The Measure of Time

CalendarLast week saw yet another CT scan and, unfortunately, some progression: albeit slowly, my cancer is growing again. And so I am now looking at my third-line treatment. I must admit, its all a little surreal. I was going to be that girl who got years on each successive therapy, denying to odds and beating down the doors of a ripe old age. Strike that – I AM going to be that girl, just not the way I planned.

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Happy Tomorrow!

one_day_at_a_time_oceanAnother new year is about to roll in – time for a fresh start, resolutions and promises, leaving the past behind, beginning again, a tabula rasa. New Year’s holds the promise of change, of potential; an opportunity to wash away the old – our foibles and failures – and build something new.

Or does it?

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I find it interesting that the patient track at breast cancer medical conferences always seems to start before the conference. So it was yesterday, when Novartis kicked-off the patient conversation. I am guessing about 60 of us, patients and advocates, representing 20 or more countries, met to learn more about living with metastatic breast cancer, and to talk about the challenges.

Novartis supported the international Count Us, Know Us, Join Us study (n=1273). It was fitting to share the results, such as they were, at the Advanced Breast Cancer Second International Consensus Conference, since in some way the need to count us was on the table two years ago when the conference launched.

This online, global study sought to explore the unmet needs and attitudes of metastatic (or advanced or secondary or Stage IV breast cancer patients) in an effort to identify gaps in information and support:

40% of MBC patients feel isolated.
77% are out there trying to find information.
55% feel that the information they find doesn’t meet their needs.
45% feel finding the right information is difficult.

In terms of support, 80% get what they need (I speculate that they are confusing need and expect, but who am I to judge?) from their oncologist, but most find that support from friends and family wanes over time.

No surprises for those of us living with the disease, and there was lots more. Each geographic region gave a localized report about this or other surveys that have been conducted. You can find results on the Count Us, Know Us, Join Us website.

While is seems that everyone is interested in us, remarkably, they actually haven’t counted us. Seriously. We don’t have global, or even local numbers and we don’t have registries (except in Switzerland) that track mets-specific diagnoses. And as MBCN President Shirley Mertz put so well,

“If you don’t count it, it doesn’t matter to you.”

Any wonder some of us feel isolated? Lots of work to be done here!!

After a series of briefings about the “on the ground” experiences and “best practices” from across the globe, we meet in regional teams to begin the work of tackling the challenges we each face. It was a wonderful opportunity to connect with other patients and advocates and be infused with new ideas. There is no question the task is great, nor that each region faces its distinct challenges, but there is more overlap than not. Here is the summary I presented on behalf of the US/Canada team:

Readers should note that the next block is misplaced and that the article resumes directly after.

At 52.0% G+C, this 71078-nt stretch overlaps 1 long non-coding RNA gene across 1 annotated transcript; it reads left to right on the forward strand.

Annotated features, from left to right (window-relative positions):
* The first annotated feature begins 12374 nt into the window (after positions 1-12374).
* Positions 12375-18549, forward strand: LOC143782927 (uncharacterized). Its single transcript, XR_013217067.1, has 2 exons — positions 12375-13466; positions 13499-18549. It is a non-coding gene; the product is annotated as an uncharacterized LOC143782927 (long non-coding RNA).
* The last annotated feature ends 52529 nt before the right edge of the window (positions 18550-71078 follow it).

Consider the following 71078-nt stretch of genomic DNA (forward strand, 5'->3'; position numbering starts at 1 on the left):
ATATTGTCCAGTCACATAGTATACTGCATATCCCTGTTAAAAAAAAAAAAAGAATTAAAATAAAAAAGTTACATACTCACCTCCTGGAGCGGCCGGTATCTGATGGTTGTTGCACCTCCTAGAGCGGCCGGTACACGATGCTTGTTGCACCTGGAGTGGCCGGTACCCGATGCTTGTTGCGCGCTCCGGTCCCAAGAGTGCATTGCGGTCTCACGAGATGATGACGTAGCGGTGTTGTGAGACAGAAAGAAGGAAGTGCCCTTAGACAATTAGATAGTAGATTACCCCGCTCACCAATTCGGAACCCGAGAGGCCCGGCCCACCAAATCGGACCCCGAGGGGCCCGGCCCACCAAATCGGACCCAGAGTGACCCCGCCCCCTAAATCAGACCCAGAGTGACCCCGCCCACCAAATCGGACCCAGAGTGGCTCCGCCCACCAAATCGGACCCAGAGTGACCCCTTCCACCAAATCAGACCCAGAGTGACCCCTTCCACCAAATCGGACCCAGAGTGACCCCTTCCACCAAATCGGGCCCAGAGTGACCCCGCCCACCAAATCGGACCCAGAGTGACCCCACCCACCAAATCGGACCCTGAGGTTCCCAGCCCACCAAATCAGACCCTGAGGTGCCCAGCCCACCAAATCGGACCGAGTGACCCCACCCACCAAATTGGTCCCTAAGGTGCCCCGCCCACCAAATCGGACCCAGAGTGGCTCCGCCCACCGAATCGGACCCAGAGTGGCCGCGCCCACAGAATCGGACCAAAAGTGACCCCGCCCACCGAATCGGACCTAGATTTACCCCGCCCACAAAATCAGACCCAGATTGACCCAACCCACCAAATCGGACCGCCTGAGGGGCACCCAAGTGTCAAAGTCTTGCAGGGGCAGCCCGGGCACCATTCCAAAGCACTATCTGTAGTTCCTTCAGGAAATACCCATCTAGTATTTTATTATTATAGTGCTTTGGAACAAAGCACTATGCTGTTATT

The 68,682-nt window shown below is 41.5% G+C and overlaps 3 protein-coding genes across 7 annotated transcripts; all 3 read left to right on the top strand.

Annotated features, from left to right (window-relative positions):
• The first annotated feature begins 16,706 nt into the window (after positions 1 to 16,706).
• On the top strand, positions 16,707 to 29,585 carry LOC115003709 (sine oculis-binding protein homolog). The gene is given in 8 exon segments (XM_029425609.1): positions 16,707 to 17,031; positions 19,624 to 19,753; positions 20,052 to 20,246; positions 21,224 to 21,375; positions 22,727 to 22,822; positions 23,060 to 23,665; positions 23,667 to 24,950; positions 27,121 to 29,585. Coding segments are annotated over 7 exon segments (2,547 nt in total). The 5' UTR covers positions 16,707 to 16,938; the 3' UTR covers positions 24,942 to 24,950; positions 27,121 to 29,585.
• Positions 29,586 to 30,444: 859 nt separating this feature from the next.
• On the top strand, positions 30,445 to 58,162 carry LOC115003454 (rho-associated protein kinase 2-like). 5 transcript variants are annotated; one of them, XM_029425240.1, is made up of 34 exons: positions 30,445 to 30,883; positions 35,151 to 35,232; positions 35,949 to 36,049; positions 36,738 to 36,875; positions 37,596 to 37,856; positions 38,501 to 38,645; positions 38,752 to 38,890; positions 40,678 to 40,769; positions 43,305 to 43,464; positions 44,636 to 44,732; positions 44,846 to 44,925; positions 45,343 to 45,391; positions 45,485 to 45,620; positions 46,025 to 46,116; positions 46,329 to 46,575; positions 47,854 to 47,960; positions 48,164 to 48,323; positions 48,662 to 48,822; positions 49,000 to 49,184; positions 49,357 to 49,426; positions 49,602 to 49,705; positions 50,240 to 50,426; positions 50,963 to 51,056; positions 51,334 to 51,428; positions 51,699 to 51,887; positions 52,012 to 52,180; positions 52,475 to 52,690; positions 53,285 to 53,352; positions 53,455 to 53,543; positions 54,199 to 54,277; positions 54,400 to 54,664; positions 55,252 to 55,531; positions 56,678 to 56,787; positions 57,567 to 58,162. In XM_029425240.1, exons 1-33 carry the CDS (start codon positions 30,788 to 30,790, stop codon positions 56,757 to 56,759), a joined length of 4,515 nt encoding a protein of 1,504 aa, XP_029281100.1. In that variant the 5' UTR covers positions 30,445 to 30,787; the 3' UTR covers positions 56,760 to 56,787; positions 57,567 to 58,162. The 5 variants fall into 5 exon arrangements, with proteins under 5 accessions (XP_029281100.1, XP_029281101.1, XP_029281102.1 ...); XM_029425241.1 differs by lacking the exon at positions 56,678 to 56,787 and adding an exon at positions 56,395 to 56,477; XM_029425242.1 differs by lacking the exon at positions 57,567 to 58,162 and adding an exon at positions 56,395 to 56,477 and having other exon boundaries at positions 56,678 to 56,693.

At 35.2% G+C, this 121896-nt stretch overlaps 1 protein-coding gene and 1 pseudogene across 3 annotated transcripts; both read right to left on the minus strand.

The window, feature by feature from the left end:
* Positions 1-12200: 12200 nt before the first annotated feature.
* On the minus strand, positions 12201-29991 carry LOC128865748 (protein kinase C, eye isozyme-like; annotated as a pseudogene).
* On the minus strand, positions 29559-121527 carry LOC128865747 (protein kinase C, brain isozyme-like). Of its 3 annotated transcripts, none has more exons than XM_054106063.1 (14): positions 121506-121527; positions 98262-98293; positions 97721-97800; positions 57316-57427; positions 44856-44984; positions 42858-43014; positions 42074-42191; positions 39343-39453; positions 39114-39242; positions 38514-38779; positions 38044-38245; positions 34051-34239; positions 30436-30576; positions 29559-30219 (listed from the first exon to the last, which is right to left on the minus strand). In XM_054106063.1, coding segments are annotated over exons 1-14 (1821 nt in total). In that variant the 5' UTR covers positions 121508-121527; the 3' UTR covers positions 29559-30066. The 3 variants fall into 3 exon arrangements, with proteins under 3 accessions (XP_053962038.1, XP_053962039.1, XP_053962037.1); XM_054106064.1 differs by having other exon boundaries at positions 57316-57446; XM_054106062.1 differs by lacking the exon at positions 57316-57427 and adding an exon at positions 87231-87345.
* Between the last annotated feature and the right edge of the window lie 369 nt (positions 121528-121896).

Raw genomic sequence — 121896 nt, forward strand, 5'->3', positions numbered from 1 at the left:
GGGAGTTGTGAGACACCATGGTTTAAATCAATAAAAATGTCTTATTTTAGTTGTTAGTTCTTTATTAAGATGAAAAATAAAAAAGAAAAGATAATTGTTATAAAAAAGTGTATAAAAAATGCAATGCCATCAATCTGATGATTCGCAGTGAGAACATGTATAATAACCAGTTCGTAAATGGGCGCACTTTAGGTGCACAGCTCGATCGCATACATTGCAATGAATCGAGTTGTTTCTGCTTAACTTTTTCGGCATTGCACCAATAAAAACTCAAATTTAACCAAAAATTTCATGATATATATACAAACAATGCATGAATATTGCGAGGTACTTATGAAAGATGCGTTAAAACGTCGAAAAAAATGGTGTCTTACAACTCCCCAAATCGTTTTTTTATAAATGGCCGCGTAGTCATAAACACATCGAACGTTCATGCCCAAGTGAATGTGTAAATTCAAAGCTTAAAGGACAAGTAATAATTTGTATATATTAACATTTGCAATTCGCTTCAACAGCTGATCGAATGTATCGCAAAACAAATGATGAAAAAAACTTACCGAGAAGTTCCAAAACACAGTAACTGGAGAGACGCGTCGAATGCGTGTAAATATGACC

What We Need

  • Influence legislators to ensure research funding
  • Increase percent of research dollars allocated to MBC-specific studies
  • Change approach of health care professionals to be more “realistic”
  • Insure patient access to information and support
  • Organizational collaboration
  • Breast Cancer on a spectrum (previvor – metastatic)

How We Get There

  • Global Day of Action
  • Continued Advocacy
  • Adapt registries to account for (subsequent) mets diagnoses
  • Pink ribbon needs to be longer, gradations of pink

All in all a very productive 1/2 day, but as usually I find the follow-up steps lacking. What we do with our ideas, how they become actionable, where the support might come from? We don’t ever seem to get to that part of the conversation. :-(.

In all the thinking I’ve done about advocacy in general, I find this to be a core challenge. It’s one thing to bring information and contacts back to your organization for future reference, but perhaps because I don’t have a single “home” organization, perhaps because I haven’t started my own non-profit to cover my one little corner of identified needs, I don’t think this is enough. I wonder what happens in the big picture and I worry about how many brilliant ideas get lost when we return home and the luster begins to fade…

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The Sound of Silence and Why I Do What I Do

I was recently in a room of about 20 breast cancer survivors/thrivers/veterans. As we moved through the room with introductions each woman announced how many years it had been since her diagnosis, almost invariably in terms of how many years she was “cancer free.” 8 years, 12 years, 6 months, 5 years, over 20 years… Woman after woman was met with applause.

When it was my turn I shared that I was initially diagnosed in 2002. (P.S. That would give me 11 years of survivorship and put me comfortably in the upper half of longevity.) I went on to say I’ve had metastatic disease for nearly two years.

Not a sound, save the weight of my words dropping to the ground with a thud. No applause. No support.

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Another One Bites The Dust

So it happened, what every metastatic patient fears: the next line treatment, a reminder that metastatic cancer overcomes therapies nearly every time and that one life-extending option has been crossed off the list.

All metastatic patients know that there is a list of potential treatments, each in due course. At some point the current treatment will stop working and we will move on to the next one. We live with the hope that research will move fast enough to keep something on our list.

My new therapy may last a year or it could last ten. I will only know when it ceases to work. Everyone seems to love my new drug. And while it is two large needles and a very slow injection every month, it has the added advantage of not having to remember to take a pill twice a day, which is huge. I’m told it is very well tolerated and it has a great track record of effectiveness.

I’m as optimistic is anyone can be but I serve no one if I’m not honest as well: I’m not okay that I’m one treatment down. So while I wait with hope and gratitude for all of the researchers, trial participants and doctors have brought me to this opportunity, I wait, too, with a little bit of grief for the most recent therapy crossed off my list.